OK, a couple of quick points. This is just the surface temperature of the Earth. Since the light from the sun just hits the surface and the Earth radiates from the surface, this ignores any interactions with the very hot molten core.
Also, notice that this is quite a bit colder than the actual average temperature of the Earth (13.9 C)—a 27.1-degree C difference. That’s because the Earth isn’t actually a bare rock. Instead, we have an awesome atmosphere that protects us from what life would be like if the world was actually that cold.
What would Earth be like at that temperature? Well, there are already places on Earth that are much colder, many of them in Antarctica, where it can get below –90 C. And while only a few scientists live on bases in Antarctica, there are other places in the Yukon, Alaska, and Siberia that are permanently settled, and where the temperatures can reach below –60 C. So we shouldn’t assume that a colder Earth would be uninhabitable for people or other forms of life based on temperature alone, but most of them would probably cluster toward the warmer parts of the globe. (Remember that –13.2 Celsius is an average, so just like on Earth today, the poles would be colder than the equator. Antarctica and the Arctic would both be much much colder than they are now.)
And because an average of –13.2 C means that more of the planet would be below the freezing point (0 C), much more of the water would be ice. Still, places slightly above the average could have liquid water, depending on atmospheric pressure.
Surprisingly, you would still need a refrigerator for your food and drinks. However, this fridge wouldn’t keep things cold—instead it would insulate them from the outside temperature to prevent stuff from freezing.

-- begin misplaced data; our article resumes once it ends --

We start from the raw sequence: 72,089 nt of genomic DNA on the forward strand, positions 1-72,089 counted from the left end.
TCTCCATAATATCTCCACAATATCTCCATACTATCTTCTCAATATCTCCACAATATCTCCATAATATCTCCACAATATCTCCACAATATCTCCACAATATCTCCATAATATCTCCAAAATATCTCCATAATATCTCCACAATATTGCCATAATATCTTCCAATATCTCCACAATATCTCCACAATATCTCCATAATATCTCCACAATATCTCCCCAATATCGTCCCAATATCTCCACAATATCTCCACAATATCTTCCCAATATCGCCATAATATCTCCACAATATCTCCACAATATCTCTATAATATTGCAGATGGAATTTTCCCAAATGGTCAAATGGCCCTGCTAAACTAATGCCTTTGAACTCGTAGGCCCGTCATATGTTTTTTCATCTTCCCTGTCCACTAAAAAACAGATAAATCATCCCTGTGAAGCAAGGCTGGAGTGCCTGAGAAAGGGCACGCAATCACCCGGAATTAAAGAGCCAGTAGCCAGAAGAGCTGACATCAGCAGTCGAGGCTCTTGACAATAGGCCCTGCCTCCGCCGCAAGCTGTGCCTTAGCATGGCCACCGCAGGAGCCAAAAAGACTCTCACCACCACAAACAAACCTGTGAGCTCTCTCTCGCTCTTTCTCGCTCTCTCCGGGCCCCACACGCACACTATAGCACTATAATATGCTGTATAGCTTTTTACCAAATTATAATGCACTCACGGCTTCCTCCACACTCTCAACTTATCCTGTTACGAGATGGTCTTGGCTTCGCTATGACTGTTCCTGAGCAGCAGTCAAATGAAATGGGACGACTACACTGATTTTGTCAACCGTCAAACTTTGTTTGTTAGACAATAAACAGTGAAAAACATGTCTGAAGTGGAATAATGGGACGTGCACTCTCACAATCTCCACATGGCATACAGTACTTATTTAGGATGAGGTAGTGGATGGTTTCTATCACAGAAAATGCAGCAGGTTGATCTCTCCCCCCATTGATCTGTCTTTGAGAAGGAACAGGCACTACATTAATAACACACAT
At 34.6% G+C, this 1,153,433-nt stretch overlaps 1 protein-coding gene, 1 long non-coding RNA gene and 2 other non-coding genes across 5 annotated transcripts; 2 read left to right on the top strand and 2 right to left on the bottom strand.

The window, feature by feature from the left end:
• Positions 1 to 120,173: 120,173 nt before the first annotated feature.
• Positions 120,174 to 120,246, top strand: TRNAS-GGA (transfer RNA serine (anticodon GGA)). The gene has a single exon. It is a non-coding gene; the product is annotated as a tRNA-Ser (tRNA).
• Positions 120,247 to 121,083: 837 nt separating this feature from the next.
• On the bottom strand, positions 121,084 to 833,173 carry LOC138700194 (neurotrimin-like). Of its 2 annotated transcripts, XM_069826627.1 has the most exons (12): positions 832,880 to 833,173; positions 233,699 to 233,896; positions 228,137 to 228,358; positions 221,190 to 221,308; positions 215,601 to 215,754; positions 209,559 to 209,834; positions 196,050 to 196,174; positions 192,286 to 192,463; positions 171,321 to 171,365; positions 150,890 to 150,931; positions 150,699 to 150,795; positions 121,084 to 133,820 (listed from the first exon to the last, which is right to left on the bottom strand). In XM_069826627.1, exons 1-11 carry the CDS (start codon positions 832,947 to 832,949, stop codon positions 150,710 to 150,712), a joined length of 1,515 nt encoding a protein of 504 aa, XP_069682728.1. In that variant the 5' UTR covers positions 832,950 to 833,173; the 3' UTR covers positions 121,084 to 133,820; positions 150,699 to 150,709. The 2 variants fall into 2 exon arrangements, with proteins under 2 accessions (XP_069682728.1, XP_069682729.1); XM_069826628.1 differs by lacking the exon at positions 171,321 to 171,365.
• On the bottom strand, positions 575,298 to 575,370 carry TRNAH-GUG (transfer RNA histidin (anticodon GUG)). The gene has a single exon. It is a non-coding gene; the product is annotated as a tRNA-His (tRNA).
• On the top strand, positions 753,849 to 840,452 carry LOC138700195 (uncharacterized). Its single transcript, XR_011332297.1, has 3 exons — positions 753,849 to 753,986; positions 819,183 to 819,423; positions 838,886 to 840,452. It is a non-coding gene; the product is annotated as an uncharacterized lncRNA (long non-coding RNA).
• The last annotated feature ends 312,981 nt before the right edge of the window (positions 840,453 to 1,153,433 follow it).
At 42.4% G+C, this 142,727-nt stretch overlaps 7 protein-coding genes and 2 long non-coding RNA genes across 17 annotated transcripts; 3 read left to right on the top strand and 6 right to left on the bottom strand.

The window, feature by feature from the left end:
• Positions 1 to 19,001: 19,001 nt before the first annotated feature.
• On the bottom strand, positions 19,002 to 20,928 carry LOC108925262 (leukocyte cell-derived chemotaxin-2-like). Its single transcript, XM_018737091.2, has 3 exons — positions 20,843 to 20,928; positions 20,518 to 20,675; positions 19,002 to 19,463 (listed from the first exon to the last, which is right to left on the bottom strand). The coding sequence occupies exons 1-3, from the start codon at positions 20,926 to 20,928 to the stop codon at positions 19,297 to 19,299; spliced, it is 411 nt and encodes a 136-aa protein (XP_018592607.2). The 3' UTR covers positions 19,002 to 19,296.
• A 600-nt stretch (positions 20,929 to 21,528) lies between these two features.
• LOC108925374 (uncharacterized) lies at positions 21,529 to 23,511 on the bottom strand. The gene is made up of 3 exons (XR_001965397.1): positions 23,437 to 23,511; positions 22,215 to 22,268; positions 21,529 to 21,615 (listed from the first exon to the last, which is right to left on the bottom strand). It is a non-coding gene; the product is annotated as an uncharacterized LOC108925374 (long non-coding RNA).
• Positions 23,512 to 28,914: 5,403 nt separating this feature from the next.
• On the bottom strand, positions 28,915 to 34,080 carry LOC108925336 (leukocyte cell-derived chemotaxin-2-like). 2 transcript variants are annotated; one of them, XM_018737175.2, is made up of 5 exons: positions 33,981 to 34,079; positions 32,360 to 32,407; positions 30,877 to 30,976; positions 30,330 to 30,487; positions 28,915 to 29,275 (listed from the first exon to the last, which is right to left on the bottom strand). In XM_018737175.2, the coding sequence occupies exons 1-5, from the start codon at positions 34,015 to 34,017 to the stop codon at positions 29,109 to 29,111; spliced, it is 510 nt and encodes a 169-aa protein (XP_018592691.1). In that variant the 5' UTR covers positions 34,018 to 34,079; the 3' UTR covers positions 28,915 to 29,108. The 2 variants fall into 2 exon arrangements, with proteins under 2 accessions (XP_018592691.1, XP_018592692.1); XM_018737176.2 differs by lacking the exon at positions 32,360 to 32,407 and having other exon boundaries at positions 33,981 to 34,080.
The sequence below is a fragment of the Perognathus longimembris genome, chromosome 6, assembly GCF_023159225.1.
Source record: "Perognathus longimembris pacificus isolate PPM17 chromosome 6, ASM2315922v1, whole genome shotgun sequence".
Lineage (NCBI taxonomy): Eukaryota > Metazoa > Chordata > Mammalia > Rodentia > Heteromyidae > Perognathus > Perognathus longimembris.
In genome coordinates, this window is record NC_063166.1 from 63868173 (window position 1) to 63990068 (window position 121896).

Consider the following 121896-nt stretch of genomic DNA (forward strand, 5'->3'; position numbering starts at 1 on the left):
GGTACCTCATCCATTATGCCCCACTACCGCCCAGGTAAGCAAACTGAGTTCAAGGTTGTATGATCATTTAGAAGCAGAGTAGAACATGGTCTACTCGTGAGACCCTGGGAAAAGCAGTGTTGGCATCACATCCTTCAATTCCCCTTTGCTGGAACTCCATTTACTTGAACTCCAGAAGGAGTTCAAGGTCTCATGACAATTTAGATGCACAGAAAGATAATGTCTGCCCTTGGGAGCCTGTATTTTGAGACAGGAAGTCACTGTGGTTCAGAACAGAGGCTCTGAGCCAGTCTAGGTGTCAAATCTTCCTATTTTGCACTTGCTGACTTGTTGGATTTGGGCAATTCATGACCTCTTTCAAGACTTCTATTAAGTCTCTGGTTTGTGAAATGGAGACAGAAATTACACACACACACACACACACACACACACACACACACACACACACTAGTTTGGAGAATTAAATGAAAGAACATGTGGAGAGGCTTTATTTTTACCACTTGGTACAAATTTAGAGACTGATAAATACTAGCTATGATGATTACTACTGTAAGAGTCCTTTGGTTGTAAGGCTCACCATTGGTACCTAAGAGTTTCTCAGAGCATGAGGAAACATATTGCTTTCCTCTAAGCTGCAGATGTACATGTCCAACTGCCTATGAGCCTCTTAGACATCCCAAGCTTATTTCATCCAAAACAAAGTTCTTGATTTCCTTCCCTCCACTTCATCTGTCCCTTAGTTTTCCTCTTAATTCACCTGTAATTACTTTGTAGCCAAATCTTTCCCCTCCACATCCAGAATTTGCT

Earth would still be warmer than Mars, which has an average of around –63 C. But Mars has some other issues that make it not so nice for humans. The atmosphere is super thin and contains very little oxygen. And without an atmosphere, Earth would have this problem too. Life-forms here would need to have evolved without the need for oxygen—and human-like visitors would need some type of space suit for protection and respiration.
Fortunately for us Earthlings, we do in fact have an atmosphere. It is mostly nitrogen but also has plenty of oxygen, and it’s 0.04 percent carbon dioxide (by volume). The carbon dioxide, along with water vapor, absorbs the infrared radiation emitted from the surface of the Earth and keeps things at a temperature that we can handle—for now.
But carbon dioxide is a growing problem. Too much means the atmosphere will reach even higher temperatures, leading to all the potential problems of climate change, including catastrophic glacier melt, sea level rise, and extreme weather. This is why the Paris climate agreement is an international goal to hold the line at 1.5 degrees C of warming above pre-industrial levels—and the bad news is that the last nine years have been the hottest on record. If temperatures keep climbing, Earth will no longer be perfect for humans—or for many of the other creatures on it.
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